There were 10 of us. Seven of us have done this before – we’ve come for several years now, although we missed last year. This was the first time, however, for T & J and their son Greg, age 7. They didn’t know what to expect but we assured them that all 3 of them would have a good time.
I wandered over to my neighbor’s to discuss coordination for getting and meeting there. We agreed that we were excited about the FOOD!!! One of the BEST parts of going to the game is that we allow ourselves to eat all the unhealthy food we usually avoid. Two of us mentioned the hot dogs, I wanted the peanuts, and someone else wanted the french fries. 🙂 It says a lot about us, doesn’t it, that we get so excited about such food.
The weather was perfect – it was in the mid-70s and clear. We’ve been there and been uncomfortably hot, we’ve been there and been cold. Had we ordered up the weather, it couldn’t have been better. Sometime after dark when a light breeze began, I did switch seats with my husband so that he was on the end of our arrangement and I was sheltered between him and our friend. Our seats were along the 3rd base line, close to home, and close to the field. We were sitting 5 and 5 to make it easier to chat. Although the seats were good, I like sitting on the 1st base line because that is the home team dugout, and all the silliness is aimed that way. Even so, because of the venue, our seats were good. I loved the opposing team’s uniforms! The Southern Maryland Blue Crabs have a real old-time look.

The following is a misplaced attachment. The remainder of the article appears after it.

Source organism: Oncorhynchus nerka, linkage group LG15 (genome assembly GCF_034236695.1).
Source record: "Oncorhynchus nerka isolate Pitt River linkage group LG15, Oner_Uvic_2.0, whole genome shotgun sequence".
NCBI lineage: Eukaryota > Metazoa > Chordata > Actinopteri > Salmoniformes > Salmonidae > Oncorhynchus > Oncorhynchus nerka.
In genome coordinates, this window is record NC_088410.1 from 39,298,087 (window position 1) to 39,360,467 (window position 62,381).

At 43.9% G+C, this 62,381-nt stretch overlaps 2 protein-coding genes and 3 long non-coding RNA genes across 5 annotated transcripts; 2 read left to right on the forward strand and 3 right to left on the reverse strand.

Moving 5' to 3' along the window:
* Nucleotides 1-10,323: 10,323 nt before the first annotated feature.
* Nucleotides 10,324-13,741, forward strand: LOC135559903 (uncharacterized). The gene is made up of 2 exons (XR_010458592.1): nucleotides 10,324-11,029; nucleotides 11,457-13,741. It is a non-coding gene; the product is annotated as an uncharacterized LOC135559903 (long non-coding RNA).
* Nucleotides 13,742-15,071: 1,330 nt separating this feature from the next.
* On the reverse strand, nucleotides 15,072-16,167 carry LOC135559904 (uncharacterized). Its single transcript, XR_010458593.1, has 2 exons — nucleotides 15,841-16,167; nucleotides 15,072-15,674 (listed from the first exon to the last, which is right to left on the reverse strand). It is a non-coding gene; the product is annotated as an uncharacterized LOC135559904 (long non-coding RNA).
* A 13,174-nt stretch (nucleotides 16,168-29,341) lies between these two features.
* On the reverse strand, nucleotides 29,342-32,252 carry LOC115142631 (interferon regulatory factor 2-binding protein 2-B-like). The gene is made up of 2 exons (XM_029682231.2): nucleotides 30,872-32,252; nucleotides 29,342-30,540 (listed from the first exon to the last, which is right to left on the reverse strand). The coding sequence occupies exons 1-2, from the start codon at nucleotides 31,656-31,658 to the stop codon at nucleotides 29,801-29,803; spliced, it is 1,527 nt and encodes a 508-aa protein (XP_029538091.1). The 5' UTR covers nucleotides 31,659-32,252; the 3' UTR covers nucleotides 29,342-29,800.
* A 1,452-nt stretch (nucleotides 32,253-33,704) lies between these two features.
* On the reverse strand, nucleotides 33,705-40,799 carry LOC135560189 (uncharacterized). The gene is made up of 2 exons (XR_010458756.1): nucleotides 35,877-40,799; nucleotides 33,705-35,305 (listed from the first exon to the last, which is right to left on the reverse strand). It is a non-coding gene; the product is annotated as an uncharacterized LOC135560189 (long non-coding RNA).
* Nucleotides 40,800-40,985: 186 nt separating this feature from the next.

We all got food and drink as soon as we got into the stadium. 🙂 Once we were seated we made an attempt at taking selfies with all of us in view. We did get a few, but mostly we failed. *grin* Two women sitting next to us offered to help us out so we passed our phones to them and got our group shots. What would we do without our cell phones???? We ate, we laughed, we cheered (SOMERSET!!! Patrioooootttsss!!), we took photographs and enjoyed ourselves thoroughly. It WOULD have been better had the home team WON but, alas, it was not to be. The Crabs had 5 runs on 10 hits and we had 1 run on 5 hits. It was just not happening.
The between inning silliness was great. I don’t know how they pick fans from the stands to participate, I assume you volunteer in advance and get picked somehow. There was a very young girl who was trying to “grill” chicken by tossing rubber chickens onto a grill, while she was cheered on by a cow. 🙂 There was a race between 2 men wearing inflatable rings, that were both donuts and ducks (the decoration on the yellow rings was definitely donuts but they had duck heads as well. I learned that race was backed by one of the sponsors, Duck Donuts. Well of course. There were some “cans’ that had some sort of contest to cleanup mess and put it in the recycle bins. I tuned into that one midway so all I really know is that there were 3 cans: Hair Spray, Shaving Cream and Insect Repellent. I believe Insect Repellent won.